I follow SafeSport news and issues pretty closely, and have commented about them on these forums extensively… I’m also a parent of two kids involved in youth sports (one rides, the other does two other sports)… and I started riding and showing as a young kid, and my husband participated extensively in other youth sports… so I will weigh in with my 2 cents on this topic.
It’s important to understand the intent behind the creation of SafeSport, and distinguish it from a more broad and general program that theoretically is focused on preventing all sexual (and other) abuse in youth sports.
SafeSport is focused on sports that are part of the Olympic movement. More specifically… SafeSport is focused on preventing and addressing the abuse of minor and young adult athletes who are participating in recognized competition in various Olympic movement sports. Though there is overlap with grassroots youth sports in many instances… SafeSport isn’t set up with that broad of a focus. And there is a reason for that. It’s not that people at SafeSport don’t care… it goes back to the root of the identified problems… in short… predatory coaches and professionals involved in MULTIPLE Olympic sports youth programs have demonstrated over and over that they will use young athletes hopes and dreams in order to coerce them into tolerating a variety of abusive situations. The Olympic movement has turned a blind eye to this well known dynamic for decades… and the issue has crossed multiple sports… and involved multiple coaches who are household names in a number of sports… and finally the dam broke, so to speak. There is a lot of public funding tied to Olympic sports in the US, so SafeSport has been developed to try and address these issues, and change this dynamic (of predatory coaches involved in Olympic sports, and youth development tracks and competitive programs).
It’s much bigger than just equestrian sports. SafeSport does provide training resources that are actually quite useful for parents, however, and help educate on how to better watch out on your child’s behalf.
As far as more general abuse prevention programs at the grassroots level in youth sports… equestrian activities frankly stink at it. My son plays Little League and has done youth lacrosse… and there are background checks and code of conduct requirements involved in each. Any parent with a child getting involved in riding would be wise to pay a small fee, and run a background check on any potential youth riding coach. Beyond that… social media actually can be quite useful. Search community groups, and local parent forums for feedback on any given grassroots lesson program. Often there is a lot of nonsense and drama to wade through, but you can sometimes identify red flags about a given grassroots “professional” operating in your area pretty quickly.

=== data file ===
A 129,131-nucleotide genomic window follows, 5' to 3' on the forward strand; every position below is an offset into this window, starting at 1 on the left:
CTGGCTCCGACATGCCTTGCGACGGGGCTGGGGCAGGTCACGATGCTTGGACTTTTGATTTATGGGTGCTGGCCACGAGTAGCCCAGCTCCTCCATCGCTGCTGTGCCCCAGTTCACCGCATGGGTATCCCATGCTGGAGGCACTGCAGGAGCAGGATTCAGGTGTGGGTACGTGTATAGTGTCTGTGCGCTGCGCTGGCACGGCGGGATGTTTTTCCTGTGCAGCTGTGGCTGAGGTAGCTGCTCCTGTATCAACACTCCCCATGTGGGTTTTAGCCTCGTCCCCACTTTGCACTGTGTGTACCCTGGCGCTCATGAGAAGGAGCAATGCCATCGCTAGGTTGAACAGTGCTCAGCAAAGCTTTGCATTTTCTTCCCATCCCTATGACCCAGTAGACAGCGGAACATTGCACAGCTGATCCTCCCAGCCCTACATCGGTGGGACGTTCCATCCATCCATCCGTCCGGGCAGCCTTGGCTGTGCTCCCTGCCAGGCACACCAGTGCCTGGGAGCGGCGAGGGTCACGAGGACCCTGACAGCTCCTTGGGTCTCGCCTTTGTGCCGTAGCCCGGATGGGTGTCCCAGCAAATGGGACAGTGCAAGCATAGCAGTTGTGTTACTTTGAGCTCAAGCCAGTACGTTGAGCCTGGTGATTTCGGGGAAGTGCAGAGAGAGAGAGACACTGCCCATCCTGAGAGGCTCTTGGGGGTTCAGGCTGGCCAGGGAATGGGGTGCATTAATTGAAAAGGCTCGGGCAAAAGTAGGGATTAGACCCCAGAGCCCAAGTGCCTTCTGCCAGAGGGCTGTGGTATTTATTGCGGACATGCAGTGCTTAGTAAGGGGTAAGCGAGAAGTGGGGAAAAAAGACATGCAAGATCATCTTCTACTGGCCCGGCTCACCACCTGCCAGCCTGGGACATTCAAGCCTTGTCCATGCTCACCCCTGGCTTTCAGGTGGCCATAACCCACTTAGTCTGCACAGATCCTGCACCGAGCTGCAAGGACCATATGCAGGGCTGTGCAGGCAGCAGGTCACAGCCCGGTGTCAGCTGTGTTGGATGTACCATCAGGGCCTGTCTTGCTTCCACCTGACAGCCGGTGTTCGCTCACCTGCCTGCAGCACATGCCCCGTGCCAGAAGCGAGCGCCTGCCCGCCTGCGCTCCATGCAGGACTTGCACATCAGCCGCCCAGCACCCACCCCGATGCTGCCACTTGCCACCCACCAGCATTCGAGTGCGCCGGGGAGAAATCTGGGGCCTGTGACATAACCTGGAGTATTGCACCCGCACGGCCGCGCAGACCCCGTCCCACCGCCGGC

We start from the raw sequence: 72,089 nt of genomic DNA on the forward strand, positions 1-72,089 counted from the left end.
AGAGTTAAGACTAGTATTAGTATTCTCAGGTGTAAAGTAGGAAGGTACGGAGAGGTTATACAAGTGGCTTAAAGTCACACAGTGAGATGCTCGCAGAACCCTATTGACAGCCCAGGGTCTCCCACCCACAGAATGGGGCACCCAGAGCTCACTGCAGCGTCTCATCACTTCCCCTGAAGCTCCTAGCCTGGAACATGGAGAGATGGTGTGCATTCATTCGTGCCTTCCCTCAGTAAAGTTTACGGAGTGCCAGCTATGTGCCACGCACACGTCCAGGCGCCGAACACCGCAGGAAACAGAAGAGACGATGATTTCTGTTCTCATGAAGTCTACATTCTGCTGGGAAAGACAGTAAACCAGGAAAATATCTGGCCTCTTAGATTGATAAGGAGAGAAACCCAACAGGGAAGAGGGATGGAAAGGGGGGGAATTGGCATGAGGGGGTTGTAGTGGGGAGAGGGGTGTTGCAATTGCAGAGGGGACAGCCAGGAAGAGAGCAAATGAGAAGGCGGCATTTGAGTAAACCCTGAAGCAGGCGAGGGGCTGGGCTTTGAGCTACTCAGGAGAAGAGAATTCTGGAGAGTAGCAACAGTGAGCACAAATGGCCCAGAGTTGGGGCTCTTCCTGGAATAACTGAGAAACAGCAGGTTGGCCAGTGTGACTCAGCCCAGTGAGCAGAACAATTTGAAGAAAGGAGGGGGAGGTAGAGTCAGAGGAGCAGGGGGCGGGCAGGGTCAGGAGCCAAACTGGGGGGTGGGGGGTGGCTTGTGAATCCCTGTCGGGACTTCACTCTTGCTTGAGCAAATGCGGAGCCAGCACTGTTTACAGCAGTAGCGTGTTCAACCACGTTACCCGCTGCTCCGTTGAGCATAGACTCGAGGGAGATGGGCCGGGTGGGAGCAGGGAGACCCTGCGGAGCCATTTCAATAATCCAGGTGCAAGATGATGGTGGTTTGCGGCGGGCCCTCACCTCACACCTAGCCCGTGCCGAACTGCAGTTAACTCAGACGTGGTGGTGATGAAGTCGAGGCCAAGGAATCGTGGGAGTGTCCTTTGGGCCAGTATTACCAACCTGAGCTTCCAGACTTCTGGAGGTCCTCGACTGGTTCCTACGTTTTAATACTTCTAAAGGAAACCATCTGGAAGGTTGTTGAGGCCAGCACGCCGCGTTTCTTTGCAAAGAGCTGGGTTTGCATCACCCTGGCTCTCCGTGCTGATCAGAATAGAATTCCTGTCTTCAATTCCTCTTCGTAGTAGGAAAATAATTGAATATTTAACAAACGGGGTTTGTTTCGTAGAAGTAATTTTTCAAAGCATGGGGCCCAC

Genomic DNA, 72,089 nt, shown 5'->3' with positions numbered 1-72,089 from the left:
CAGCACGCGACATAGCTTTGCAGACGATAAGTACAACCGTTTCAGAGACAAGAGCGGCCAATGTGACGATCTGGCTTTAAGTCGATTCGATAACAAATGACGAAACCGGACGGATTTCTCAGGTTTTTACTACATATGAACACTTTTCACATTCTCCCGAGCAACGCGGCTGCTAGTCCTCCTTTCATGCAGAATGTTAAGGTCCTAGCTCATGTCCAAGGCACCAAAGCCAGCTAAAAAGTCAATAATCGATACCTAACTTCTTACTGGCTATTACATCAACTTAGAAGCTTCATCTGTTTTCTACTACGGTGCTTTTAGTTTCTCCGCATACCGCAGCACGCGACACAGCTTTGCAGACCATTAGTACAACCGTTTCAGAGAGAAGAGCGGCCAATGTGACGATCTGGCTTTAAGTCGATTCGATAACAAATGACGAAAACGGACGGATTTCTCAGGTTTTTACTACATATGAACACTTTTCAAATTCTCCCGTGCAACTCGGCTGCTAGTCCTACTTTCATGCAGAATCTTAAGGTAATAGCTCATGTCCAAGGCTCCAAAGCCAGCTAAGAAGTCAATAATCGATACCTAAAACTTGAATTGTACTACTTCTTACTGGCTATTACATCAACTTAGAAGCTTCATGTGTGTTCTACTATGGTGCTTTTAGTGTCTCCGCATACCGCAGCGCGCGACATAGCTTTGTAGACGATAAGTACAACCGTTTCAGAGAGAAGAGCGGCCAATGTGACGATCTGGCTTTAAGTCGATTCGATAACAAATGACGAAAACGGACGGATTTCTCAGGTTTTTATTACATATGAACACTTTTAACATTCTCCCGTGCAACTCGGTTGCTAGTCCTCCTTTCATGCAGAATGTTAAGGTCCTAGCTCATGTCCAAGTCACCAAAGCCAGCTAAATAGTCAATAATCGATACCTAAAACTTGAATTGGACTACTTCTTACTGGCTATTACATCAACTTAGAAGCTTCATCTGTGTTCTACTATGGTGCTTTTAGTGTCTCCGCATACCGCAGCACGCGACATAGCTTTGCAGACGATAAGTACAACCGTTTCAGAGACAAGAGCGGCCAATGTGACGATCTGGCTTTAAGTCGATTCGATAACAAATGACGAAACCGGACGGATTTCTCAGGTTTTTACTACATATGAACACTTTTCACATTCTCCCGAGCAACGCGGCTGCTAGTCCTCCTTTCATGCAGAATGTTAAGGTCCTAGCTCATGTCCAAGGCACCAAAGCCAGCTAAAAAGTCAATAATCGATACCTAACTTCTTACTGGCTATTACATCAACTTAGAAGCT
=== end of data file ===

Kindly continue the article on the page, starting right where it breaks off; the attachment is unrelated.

For my child who is NOT an equestrian… I actually found local FB groups and parent forums invaluable when trying to figure out which youth lacrosse programs to avoid. Specifically, this was useful when it came to travel teams… travel team sports is a bit tricky to navigate as a parent, in my opinion!
Last thing… and this is just my opinion and experience… but be aware as a parent of all the liability issues involved in getting kids up on horses, and riding and showing these days. I grew up in an era where there were many more ‘barn rats’ and all day camps then I see available now. I’m a little nostalgic at times… but honestly… any lesson program still welcoming ‘barn rats’ in terms of inexperienced tween and teenaged kids hanging around… well… that raises some red flags for me as a parent. Because the good professionals I know in this day and age are ACUTELY aware of liability and safety in their barbs at all times… and take it seriously. Even at a grassroots level. And that’s a good thing. I hate to come off as slightly paranoid… but the few lesson barns I know of in my general area that do still welcome barn rats… they lack good professional credentials in other respects, and aren’t places I’ve taken my child to ride at… even at the total beginner stages. And I scan bluntly think of two, right off the bat, that I know are owned and operated by people who would not withstand the scrutiny of the most basic background check. The local parents I know of who do like and use those grassroots lesson programs and barns often rave about how ‘welcoming’ and ‘friendly’ and fun the environment is for kids… and yes… drop their kids off for extended hours at these barns. It’s safe to assume the parents involved haven’t done thorough homework on the background of their kid’s riding coach… or… are just in total denial (that seems to happen too sometimes).
Oh well. I’m sure there are still a few programs somewhere out there run by squeaky clean, professional people, who do also still welcome barn rats and dropping kids off for the day… but I haven’t come across a ton. Liability is definitely one reason. But it’s interesting how some things go hand in hand… and in the horse world, it never hurts to thoroughly check out the background of any program that seems super nice, welcoming and friendly to all comers on the surface… Just my real life experience, as both a rider, and a parent…